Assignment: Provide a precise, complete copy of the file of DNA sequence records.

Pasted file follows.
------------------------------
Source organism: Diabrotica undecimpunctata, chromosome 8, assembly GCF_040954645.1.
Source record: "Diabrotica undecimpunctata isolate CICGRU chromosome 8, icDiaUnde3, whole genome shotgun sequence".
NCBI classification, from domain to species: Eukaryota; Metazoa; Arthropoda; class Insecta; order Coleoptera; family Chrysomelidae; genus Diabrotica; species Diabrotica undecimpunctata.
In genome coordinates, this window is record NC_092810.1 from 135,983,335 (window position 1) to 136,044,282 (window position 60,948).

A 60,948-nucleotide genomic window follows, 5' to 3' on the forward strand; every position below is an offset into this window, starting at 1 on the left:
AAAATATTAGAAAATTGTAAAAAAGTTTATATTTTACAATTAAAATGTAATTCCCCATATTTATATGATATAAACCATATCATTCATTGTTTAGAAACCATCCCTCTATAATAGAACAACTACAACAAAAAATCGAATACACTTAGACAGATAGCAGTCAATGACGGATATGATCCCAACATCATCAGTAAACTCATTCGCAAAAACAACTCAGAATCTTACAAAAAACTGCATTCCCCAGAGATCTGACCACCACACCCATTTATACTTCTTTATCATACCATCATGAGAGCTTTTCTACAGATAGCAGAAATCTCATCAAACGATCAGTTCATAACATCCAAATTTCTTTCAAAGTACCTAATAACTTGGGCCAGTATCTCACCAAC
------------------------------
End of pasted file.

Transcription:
Source organism: Diabrotica undecimpunctata, chromosome 8, assembly GCF_040954645.1.
Source record: "Diabrotica undecimpunctata isolate CICGRU chromosome 8, icDiaUnde3, whole genome shotgun sequence".
NCBI classification, from domain to species: Eukaryota; Metazoa; Arthropoda; class Insecta; order Coleoptera; family Chrysomelidae; genus Diabrotica; species Diabrotica undecimpunctata.
In genome coordinates, this window is record NC_092810.1 from 135,983,335 (window position 1) to 136,044,282 (window position 60,948).

A 60,948-nucleotide genomic window follows, 5' to 3' on the forward strand; every position below is an offset into this window, starting at 1 on the left:
AAAATATTAGAAAATTGTAAAAAAGTTTATATTTTACAATTAAAATGTAATTCCCCATATTTATATGATATAAACCATATCATTCATTGTTTAGAAACCATCCCTCTATAATAGAACAACTACAACAAAAAATCGAATACACTTAGACAGATAGCAGTCAATGACGGATATGATCCCAACATCATCAGTAAACTCATTCGCAAAAACAACTCAGAATCTTACAAAAAACTGCATTCCCCAGAGATCTGACCACCACACCCATTTATACTTCTTTATCATACCATCATGAGAGCTTTTCTACAGATAGCAGAAATCTCATCAAACGATCAGTTCATAACATCCAAATTTCTTTCAAAGTACCTAATAACTTGGGCCAGTATCTCACCAAC